United States District Court, E.D. California
JOHN A. SCHAUF, Plaintiff,
AMERICAN AIRLINES, Defendant.
ORDER ON DEFENDANT'S MOTION TO DISMISS
PLAINTIFF'S SECOND AMENDED COMPLAINT (Doc. 34)
K. OBERTO UNITED STATES MAGISTRATE JUDGE
April 18, 2016, Defendant American Airlines, Inc.,
erroneously named as "American Airlines"
("Defendant") filed a motion to dismiss Plaintiff
John A. Shauf's ("Plaintiff") second amended
complaint and a request for judicial notice of documents
filed in this action in both state and federal court. (Docs.
34-1; 34-2.) Plaintiff did not timely file an opposition.
(See Docket.) After review of the parties'
briefs and arguments, the matter was found suitable for
decision without oral argument pursuant to Local Rule 230(g),
and the hearing date was vacated.
reasons set forth below, Defendant's motion to dismiss
the Amended Complaint and motion to strike Plaintiff's
demand for attorneys' fees is GRANTED with prejudice and
without leave to amend.
"amended complaint is based on discrimination based on
disability, failure to engage in the interactive process,
gross negligence and violation of the compromise and release
executed by [Plaintiff] and [Defendant] (formerly U.S.
Airways) and violation of medical confidentiality and
confidentiality of employee records." (Doc. 28 (Second
Amended Complaint), pp. 2-3.) Plaintiff alleges three causes
of action: discrimination in violation of Cal. Govt. Code
§ 12940(e)(1), negligence in "fail[ing] to provide
a safe, and secure environment for [Plaintiff] while in
training, and "violation of prior compromise and release
and confidentiality laws." (Id., pp. 3-5.)
alleges he is a flight attendant with over 18 years of
experience on regional, national, and international airlines.
He was hired by American Airlines in May of 2013 and began
his first day of post-hire training on or about June 18,
2013. As a condition of his hiring, Plaintiff was required to
pass security and medical background checks. In the course of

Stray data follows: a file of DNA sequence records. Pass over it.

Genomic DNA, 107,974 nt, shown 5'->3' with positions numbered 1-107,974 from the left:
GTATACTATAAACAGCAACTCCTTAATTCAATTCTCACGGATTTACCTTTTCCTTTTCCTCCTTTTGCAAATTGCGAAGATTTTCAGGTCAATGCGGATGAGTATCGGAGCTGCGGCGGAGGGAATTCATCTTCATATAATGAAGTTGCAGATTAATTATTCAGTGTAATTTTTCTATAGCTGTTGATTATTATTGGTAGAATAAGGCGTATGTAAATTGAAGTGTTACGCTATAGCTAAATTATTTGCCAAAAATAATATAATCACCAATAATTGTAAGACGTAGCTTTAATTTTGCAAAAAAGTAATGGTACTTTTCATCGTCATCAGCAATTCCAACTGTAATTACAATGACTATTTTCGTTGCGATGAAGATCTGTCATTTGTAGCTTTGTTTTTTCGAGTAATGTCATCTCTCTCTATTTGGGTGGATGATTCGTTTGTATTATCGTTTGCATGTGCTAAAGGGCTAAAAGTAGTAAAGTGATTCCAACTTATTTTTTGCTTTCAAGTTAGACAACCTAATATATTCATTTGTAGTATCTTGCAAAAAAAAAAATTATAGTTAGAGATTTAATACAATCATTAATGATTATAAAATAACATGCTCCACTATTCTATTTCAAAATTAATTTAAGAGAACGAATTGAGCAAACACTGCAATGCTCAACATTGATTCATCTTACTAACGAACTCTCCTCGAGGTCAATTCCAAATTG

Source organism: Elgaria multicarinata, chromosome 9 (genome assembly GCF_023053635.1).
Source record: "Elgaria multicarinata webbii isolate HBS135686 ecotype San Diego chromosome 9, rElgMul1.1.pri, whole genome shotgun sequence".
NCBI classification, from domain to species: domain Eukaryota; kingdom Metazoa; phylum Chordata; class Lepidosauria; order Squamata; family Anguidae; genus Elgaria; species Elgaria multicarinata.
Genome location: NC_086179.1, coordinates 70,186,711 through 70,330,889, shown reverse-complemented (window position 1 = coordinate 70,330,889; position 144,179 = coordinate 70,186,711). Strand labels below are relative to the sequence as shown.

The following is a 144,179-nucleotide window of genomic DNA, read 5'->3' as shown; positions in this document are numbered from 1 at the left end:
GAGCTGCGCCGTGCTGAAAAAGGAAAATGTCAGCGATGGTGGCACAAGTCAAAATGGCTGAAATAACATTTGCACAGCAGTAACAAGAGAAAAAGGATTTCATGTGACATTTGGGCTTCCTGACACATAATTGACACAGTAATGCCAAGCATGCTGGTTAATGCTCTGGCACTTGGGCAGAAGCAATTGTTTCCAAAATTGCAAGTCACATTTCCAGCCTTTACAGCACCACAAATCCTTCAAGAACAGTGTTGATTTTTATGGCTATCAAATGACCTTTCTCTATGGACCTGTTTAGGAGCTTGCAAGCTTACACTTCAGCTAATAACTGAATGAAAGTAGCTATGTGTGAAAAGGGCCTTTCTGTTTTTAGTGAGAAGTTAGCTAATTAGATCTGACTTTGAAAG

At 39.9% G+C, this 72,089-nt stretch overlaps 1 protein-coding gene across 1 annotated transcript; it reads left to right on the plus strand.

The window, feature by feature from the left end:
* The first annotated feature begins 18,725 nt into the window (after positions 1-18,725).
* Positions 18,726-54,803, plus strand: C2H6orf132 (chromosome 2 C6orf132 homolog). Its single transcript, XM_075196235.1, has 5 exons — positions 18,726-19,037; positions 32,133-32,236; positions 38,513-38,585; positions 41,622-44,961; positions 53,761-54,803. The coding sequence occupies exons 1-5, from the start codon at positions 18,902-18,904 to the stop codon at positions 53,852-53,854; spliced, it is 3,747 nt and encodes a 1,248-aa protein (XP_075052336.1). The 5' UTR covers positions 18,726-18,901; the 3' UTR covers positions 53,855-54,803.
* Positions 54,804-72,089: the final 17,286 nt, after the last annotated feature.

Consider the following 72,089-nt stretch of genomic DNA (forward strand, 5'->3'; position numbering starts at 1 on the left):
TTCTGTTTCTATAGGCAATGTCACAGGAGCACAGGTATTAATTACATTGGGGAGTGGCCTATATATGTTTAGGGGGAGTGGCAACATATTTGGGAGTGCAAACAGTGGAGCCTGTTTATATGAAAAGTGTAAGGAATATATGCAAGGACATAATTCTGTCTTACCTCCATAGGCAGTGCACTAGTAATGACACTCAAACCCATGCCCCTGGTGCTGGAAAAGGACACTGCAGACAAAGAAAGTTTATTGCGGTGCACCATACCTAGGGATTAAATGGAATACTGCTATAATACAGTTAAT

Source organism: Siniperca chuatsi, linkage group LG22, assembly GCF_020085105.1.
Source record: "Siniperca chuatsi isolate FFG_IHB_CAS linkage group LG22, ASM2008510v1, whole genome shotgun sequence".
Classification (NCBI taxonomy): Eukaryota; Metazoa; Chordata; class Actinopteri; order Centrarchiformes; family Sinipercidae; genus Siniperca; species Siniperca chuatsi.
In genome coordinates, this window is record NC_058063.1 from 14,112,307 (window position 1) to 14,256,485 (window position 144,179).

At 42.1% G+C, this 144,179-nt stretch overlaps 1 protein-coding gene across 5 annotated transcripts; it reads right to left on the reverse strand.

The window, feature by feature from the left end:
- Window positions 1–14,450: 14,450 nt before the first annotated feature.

his medical background check, Plaintiff revealed that
"he had a disabling episode after 2009, that he was
hospitalized for depression in 2010, and that he had anxiety
and depression, but was not taking any medication at the time
of the hiring process. He also also [sic] executed a
form confirming he received Medi-Care Part D benefits."
(Id., pp. 6-8.) An American Airlines representative
informed Plaintiff that so long as he was no longer medicated
and could produce a letter demonstrating he was medically
stable, he could continue working for American Airlines. If
he began taking medication, he would have to meet certain
additional criteria in order to continue working for American
Airlines. Plaintiff was cleared by a physician for training,
and because he met the "off medication and stable"
documentation criteria, Plaintiff continued training.
(Id., p. 8.)
16, 2013, Plaintiff had money stolen from his flight bag in
an American Airlines training classroom and reported the
matter to American Airlines personnel and filed a police
report. As a result of American Airlines personnel's
"fail[ure] to take the matter seriously[, ]"
Plaintiff experience additional anxiety and told Class
Manager Deborah Tierney "he might need to go back on
medication he was taking for anxiety." (Id.)
Plaintiff was assured he was not fired, but was sent home and
instructed to return in one week to resume training. In a
letter dated July 23, 2013, Plaintiff was instructed to
obtain a physician's note clearing him for return to work
and required to be "off medication for 30 days[.]"
(Id.) On August 1, 2013, Plaintiff spoke with
American Airlines' recruiting staff, who informed him
"that after he cleared the medical requirements he would
be placed back into the training program where he left
off." (Id.) That same day, Plaintiff's
physician spoke with American Airlines medical staff nurse
"Doom, " who clarified that Plaintiff would have to
demonstrate a 30-day "period of stability" prior to
reentering the program. (Id., pp. 8-9.)
August 19, 2013, Plaintiff achieved the required period of
stability, having been on medication for 31 days.
Plaintiff's physician sent a note clearing Plaintiff to
return to training to American Airlines. When Plaintiff
followed up with Nurse Doom, she informed him for the first
time that it was "up to American Airlines
training/recruiting staff whether [Plaintiff would be] placed
back in rotation." (Id., p. 9.) Plaintiff
inquired as to whether any other medical issues existed
"preventing him from returning to training" and
Nurse Doom "indicated there were not."
(Id.) However, on September 6, 2013, Plaintiff
"was fired" from American Airlines. (Id.)
Plaintiff alleges "[i]t is clear that [he] was fired
because of his need for mental health medication, ie
[sic] because of his disability or American
Airlines' perception that he had a disability."
(Id., pp. 9-10.)